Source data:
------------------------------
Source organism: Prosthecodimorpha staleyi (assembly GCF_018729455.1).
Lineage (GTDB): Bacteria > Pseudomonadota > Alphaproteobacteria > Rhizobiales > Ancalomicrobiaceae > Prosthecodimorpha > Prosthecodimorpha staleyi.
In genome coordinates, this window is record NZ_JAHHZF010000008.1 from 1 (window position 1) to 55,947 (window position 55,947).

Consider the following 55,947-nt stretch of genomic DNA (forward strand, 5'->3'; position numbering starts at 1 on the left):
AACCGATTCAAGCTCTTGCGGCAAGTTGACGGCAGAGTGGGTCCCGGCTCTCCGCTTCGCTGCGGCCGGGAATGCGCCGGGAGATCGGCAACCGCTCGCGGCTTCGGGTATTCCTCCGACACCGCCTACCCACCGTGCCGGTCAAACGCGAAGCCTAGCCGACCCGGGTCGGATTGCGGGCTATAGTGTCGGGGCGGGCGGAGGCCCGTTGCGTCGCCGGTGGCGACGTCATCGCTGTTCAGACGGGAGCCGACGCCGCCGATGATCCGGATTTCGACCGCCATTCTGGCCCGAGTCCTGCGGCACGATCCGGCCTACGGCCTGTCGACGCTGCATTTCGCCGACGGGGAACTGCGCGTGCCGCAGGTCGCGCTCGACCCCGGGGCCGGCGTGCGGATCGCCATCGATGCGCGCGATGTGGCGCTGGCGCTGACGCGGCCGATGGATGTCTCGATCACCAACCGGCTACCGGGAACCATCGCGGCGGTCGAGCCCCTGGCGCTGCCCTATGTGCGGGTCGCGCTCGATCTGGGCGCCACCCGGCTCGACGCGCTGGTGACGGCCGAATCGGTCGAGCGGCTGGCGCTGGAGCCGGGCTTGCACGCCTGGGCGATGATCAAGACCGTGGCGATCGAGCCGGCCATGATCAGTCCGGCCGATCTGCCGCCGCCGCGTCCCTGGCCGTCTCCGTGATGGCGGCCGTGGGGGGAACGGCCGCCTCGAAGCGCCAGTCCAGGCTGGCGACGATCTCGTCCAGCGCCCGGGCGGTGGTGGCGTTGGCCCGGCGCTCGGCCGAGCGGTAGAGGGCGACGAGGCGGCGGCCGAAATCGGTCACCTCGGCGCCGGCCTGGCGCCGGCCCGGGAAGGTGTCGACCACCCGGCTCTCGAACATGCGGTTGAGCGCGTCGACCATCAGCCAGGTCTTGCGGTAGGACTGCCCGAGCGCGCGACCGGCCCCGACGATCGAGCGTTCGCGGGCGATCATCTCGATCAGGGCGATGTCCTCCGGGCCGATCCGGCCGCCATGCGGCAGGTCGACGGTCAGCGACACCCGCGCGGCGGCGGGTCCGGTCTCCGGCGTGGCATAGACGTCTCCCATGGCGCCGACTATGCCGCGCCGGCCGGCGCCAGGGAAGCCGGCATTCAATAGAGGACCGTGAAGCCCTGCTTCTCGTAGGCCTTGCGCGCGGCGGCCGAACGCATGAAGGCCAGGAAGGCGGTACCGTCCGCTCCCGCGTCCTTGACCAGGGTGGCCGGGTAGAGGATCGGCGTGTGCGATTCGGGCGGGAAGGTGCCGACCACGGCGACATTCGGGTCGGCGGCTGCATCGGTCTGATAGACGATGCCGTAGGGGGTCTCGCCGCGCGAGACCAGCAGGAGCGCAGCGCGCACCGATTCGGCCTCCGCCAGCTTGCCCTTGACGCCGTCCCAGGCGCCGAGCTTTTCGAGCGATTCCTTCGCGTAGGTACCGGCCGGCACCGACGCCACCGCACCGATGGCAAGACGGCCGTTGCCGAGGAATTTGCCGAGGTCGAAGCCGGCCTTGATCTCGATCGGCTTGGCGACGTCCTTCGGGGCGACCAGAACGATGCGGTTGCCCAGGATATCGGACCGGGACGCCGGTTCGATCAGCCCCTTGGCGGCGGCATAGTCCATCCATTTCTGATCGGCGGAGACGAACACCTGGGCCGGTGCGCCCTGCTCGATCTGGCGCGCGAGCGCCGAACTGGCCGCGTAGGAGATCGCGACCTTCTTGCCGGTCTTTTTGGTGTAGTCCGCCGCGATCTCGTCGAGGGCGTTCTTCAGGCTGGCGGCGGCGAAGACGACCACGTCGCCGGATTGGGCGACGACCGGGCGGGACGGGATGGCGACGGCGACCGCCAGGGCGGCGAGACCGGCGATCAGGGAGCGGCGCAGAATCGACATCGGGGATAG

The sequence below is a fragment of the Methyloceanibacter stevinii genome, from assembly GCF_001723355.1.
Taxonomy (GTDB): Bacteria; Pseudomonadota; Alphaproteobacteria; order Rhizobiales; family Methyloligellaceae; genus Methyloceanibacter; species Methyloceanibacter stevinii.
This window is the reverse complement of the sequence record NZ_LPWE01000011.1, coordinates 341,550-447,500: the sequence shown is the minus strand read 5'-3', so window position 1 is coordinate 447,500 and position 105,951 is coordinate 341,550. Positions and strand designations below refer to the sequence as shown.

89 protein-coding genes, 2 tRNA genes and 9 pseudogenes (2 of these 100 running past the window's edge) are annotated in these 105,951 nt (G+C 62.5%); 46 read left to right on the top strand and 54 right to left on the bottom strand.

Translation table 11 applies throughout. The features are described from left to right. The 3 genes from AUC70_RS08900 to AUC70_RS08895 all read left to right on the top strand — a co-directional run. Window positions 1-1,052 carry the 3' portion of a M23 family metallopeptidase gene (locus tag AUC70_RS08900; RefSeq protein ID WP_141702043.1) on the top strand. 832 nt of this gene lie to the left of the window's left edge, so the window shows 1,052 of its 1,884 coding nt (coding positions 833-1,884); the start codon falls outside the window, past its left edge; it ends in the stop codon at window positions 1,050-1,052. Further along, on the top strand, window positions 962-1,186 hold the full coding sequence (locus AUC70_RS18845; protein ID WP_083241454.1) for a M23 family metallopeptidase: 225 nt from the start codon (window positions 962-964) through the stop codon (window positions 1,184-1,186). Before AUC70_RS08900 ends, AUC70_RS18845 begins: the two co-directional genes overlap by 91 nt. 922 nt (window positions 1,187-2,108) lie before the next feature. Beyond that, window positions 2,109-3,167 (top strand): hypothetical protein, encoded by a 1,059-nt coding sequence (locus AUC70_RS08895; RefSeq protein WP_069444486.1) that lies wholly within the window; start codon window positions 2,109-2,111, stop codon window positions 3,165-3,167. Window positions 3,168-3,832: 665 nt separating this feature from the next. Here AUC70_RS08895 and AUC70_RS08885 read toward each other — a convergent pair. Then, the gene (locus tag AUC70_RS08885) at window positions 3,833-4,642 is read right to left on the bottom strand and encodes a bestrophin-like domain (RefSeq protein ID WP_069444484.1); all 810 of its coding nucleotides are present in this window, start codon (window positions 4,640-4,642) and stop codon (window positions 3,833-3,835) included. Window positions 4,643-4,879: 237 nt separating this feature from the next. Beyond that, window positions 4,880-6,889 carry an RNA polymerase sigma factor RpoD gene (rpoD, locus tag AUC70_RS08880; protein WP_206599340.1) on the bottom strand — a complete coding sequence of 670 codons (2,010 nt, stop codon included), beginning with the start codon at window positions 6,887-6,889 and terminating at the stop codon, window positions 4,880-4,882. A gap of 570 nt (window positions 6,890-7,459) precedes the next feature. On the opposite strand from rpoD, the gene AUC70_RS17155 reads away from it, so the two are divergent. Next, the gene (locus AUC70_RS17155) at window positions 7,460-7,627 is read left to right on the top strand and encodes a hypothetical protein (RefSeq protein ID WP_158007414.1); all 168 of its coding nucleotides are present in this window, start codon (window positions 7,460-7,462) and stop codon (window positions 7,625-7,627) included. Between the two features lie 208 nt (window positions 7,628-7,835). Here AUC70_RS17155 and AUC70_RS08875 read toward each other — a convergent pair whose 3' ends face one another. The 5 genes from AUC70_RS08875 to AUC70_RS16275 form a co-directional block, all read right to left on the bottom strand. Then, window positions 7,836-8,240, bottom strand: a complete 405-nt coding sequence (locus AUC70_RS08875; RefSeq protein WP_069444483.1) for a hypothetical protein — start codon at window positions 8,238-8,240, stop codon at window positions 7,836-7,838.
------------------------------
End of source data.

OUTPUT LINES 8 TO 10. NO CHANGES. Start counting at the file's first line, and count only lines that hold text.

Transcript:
This window is the reverse complement of the sequence record NZ_LPWE01000011.1, coordinates 341,550-447,500: the sequence shown is the minus strand read 5'-3', so window position 1 is coordinate 447,500 and position 105,951 is coordinate 341,550. Positions and strand designations below refer to the sequence as shown.

89 protein-coding genes, 2 tRNA genes and 9 pseudogenes (2 of these 100 running past the window's edge) are annotated in these 105,951 nt (G+C 62.5%); 46 read left to right on the top strand and 54 right to left on the bottom strand.

Translation table 11 applies throughout. The features are described from left to right. The 3 genes from AUC70_RS08900 to AUC70_RS08895 all read left to right on the top strand — a co-directional run. Window positions 1-1,052 carry the 3' portion of a M23 family metallopeptidase gene (locus tag AUC70_RS08900; RefSeq protein ID WP_141702043.1) on the top strand. 832 nt of this gene lie to the left of the window's left edge, so the window shows 1,052 of its 1,884 coding nt (coding positions 833-1,884); the start codon falls outside the window, past its left edge; it ends in the stop codon at window positions 1,050-1,052. Further along, on the top strand, window positions 962-1,186 hold the full coding sequence (locus AUC70_RS18845; protein ID WP_083241454.1) for a M23 family metallopeptidase: 225 nt from the start codon (window positions 962-964) through the stop codon (window positions 1,184-1,186). Before AUC70_RS08900 ends, AUC70_RS18845 begins: the two co-directional genes overlap by 91 nt. 922 nt (window positions 1,187-2,108) lie before the next feature. Beyond that, window positions 2,109-3,167 (top strand): hypothetical protein, encoded by a 1,059-nt coding sequence (locus AUC70_RS08895; RefSeq protein WP_069444486.1) that lies wholly within the window; start codon window positions 2,109-2,111, stop codon window positions 3,165-3,167. Window positions 3,168-3,832: 665 nt separating this feature from the next. Here AUC70_RS08895 and AUC70_RS08885 read toward each other — a convergent pair. Then, the gene (locus tag AUC70_RS08885) at window positions 3,833-4,642 is read right to left on the bottom strand and encodes a bestrophin-like domain (RefSeq protein ID WP_069444484.1); all 810 of its coding nucleotides are present in this window, start codon (window positions 4,640-4,642) and stop codon (window positions 3,833-3,835) included. Window positions 4,643-4,879: 237 nt separating this feature from the next. Beyond that, window positions 4,880-6,889 carry an RNA polymerase sigma factor RpoD gene (rpoD, locus tag AUC70_RS08880; protein WP_206599340.1) on the bottom strand — a complete coding sequence of 670 codons (2,010 nt, stop codon included), beginning with the start codon at window positions 6,887-6,889 and terminating at the stop codon, window positions 4,880-4,882. A gap of 570 nt (window positions 6,890-7,459) precedes the next feature. On the opposite strand from rpoD, the gene AUC70_RS17155 reads away from it, so the two are divergent. Next, the gene (locus AUC70_RS17155) at window positions 7,460-7,627 is read left to right on the top strand and encodes a hypothetical protein (RefSeq protein ID WP_158007414.1); all 168 of its coding nucleotides are present in this window, start codon (window positions 7,460-7,462) and stop codon (window positions 7,625-7,627) included. Between the two features lie 208 nt (window positions 7,628-7,835). Here AUC70_RS17155 and AUC70_RS08875 read toward each other — a convergent pair whose 3' ends face one another. The 5 genes from AUC70_RS08875 to AUC70_RS16275 form a co-directional block, all read right to left on the bottom strand. Then, window positions 7,836-8,240, bottom strand: a complete 405-nt coding sequence (locus AUC70_RS08875; RefSeq protein WP_069444483.1) for a hypothetical protein — start codon at window positions 8,238-8,240, stop codon at window positions 7,836-7,838.